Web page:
We, human beings always reassess the credentials for our continued existence in this world. The news in the TV and the history, shows mankind's darkest hours, hatred, and violence, which lends credence to those who argue that the species has outlived its usefulness. We tend to follow trends and are often irritated by any change in patterns other than those which suit over convictions.
The magic is gone, beaten out of us by the one-two punch of adulthood and responsibility, and there are times when we’d trade everything we hold dear for a single reason to believe. When it becomes too much to bear this madness, there is movie for you to help named "Amelie." Jean-Pierre Jeunet's rich 2001 film was a massive art-cinema hit in its day, and a modern fairy-tale. Eleven years on, Amelie's charms are still a saccharrine, but what comes across most powerfully is Jeunet's athletic, playful directing style, and effects.
PlotAmelie is about Amelie Poulain (Audrey Tatou), a young woman who has spent most of her life existing in the background. As a child, she was discouraged from having friends by her neurotic mother and emotionally distant father. As an adult, she works as a waitress in a café and spends her nights alone in her small apartment. She has no boyfriend, no confidantes, and no real sense of purpose in life. But all that is about to change.
Amélie, discovers a box hidden away in her apartment containing a boy's treasured possessions. She decides to return these to the owner. With a little help from Dufayel, an elderly painter, she tracks the now middle-aged man down and savors the tearful moment of his reunion with the past. Rejuvenated by this act of kindness, Amélie vows to do more good works. In the process, she encounters Nino (Mathieu Kassovitz), who may be her soulmate - if she can ever find the courage to talk to him face-to-face and admit her feelings for him. And, she begins formulating an elaborate, enchanting ploy to compel the equally offbeat guy to seek her out.
AnalysisMr. Jeunet has made his own Paris through sets and computer-generated art for ''Amélie.'' Jeunet uses the city as a character than a mere backdrop. The screenplay he co-wrote with Guillaume Laurant has sparkle, fizz, and incredible ingenuity. From the magical opening to the enchanting closing scenes, Amélie is something special — a way to lift your spirits! Amelie uses odd camera angles, quick edits, and other "tricks" to keep the movie visually dynamic.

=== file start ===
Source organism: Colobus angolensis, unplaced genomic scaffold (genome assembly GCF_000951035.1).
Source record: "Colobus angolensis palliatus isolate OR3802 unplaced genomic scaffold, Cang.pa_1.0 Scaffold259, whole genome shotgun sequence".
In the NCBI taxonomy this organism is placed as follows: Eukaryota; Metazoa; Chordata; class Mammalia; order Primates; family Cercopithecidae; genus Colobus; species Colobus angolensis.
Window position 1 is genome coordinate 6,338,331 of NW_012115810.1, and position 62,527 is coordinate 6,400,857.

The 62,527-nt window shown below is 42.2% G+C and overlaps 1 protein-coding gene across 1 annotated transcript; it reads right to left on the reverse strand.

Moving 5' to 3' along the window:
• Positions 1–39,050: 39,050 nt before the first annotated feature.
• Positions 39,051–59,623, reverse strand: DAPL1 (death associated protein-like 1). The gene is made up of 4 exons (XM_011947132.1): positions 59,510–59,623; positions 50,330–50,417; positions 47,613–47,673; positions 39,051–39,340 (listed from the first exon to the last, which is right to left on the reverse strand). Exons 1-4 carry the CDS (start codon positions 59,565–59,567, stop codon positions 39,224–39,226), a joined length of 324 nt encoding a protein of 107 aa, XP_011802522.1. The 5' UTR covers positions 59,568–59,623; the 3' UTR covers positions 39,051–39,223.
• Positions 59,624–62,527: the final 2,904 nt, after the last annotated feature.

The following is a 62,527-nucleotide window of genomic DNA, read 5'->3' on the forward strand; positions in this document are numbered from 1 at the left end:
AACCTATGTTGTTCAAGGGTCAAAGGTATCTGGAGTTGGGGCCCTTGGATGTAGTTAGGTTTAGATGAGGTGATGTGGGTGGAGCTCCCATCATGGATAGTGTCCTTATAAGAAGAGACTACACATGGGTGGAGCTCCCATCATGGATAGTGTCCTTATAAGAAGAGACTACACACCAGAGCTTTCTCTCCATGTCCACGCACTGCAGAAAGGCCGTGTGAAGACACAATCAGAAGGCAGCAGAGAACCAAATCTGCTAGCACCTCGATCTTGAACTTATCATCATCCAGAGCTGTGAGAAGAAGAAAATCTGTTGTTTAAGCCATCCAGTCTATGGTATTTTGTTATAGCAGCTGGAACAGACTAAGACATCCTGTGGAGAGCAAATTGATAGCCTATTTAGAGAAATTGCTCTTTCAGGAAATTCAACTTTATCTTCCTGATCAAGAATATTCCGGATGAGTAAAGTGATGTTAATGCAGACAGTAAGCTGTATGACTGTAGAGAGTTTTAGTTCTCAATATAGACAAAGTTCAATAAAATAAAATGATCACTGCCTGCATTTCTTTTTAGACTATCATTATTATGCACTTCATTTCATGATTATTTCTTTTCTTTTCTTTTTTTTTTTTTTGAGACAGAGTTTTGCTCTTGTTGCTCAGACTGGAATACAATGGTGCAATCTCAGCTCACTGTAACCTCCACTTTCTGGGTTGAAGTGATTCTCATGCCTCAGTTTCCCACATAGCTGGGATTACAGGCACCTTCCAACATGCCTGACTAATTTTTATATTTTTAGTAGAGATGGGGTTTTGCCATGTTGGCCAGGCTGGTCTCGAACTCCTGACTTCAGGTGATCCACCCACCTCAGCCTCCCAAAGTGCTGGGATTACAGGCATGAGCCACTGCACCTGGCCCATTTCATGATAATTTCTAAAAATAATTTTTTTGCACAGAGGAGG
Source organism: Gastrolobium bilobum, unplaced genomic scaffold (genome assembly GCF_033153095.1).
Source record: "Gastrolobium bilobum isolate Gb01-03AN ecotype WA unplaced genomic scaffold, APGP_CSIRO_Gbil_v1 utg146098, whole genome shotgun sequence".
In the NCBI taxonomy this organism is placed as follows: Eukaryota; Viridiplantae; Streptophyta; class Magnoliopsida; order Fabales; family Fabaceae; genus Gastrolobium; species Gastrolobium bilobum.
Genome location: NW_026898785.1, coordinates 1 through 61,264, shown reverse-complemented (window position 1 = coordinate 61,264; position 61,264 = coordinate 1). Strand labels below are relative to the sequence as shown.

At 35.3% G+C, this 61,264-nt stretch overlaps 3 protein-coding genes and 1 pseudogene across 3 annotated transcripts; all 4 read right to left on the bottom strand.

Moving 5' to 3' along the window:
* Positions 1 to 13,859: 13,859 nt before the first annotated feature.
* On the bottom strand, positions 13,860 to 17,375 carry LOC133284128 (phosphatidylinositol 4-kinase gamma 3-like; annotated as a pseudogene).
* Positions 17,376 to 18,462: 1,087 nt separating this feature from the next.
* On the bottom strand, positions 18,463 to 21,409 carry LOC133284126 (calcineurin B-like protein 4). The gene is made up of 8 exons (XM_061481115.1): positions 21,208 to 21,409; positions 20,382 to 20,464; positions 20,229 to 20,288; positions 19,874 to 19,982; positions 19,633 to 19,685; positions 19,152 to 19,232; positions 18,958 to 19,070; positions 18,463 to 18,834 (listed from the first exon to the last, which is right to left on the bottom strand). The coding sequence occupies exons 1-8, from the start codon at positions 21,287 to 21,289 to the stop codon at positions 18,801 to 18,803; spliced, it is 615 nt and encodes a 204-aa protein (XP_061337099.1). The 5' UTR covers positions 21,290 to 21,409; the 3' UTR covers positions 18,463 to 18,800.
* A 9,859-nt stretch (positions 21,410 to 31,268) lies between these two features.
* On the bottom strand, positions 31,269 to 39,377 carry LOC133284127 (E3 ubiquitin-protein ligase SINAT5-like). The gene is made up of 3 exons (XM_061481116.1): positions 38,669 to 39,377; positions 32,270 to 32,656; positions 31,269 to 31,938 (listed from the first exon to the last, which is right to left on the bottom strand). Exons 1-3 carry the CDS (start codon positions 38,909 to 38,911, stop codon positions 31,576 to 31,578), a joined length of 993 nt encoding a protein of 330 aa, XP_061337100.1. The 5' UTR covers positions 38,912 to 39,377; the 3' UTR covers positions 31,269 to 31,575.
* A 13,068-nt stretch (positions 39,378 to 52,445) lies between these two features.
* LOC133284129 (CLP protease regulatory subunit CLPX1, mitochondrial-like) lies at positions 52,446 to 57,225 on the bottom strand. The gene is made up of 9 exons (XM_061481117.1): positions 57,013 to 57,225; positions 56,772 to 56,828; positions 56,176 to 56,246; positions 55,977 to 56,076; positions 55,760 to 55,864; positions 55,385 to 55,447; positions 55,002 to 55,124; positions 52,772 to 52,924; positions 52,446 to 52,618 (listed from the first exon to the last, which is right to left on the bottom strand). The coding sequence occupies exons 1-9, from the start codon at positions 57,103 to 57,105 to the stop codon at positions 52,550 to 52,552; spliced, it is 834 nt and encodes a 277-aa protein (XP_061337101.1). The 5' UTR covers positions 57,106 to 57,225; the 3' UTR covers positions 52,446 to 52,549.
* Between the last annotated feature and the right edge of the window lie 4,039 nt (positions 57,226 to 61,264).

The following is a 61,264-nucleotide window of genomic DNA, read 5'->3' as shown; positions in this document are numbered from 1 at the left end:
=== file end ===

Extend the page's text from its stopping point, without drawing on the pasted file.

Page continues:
Amelie features an exceptional cast, with a laudable effort from Audrey Tatou. Her expressive eyes and impish smile are endearing, adding credibility to her status as a mischievous angel of the dispossessed. Special mention should go to Rufus as Amélie’s widowed and housebound father and Mathieu Kassovitz with a predilection for collecting discarded passport photos.
During one of her good deeds , Amelie walks a blind man across a busy street. She decides to make his day by briskly navigating him down the whole block, describing with rapid relish everything she can along the way -- what people are wearing, prices of fruit at a market, a baby watching a dog watching chicken in a shop window. It is just this flood of flavorful little details that drives the story and makes this movie such an exquisite joy.
It’s an emotional roller-coaster ride, juxtaposing thought-provoking meditations on the simple pleasures of everyday existence. There’s no assurances of a better tomorrow, but it subscribes to the notion that there is always a reason to go on living. “Times are hard for dreamers,” one character in the movie uttered. But Jeunet uncovered the blissfully supernatural feeling that beautiful discoveries lie around the corner for everyone, every day.
Watch 'Amelie' to renew your connection with life's simple pleasures
Amelie lost the 'Best Foreign Film Oscar' along with 'Lagaan' to the war drama, 'No Man's Land.'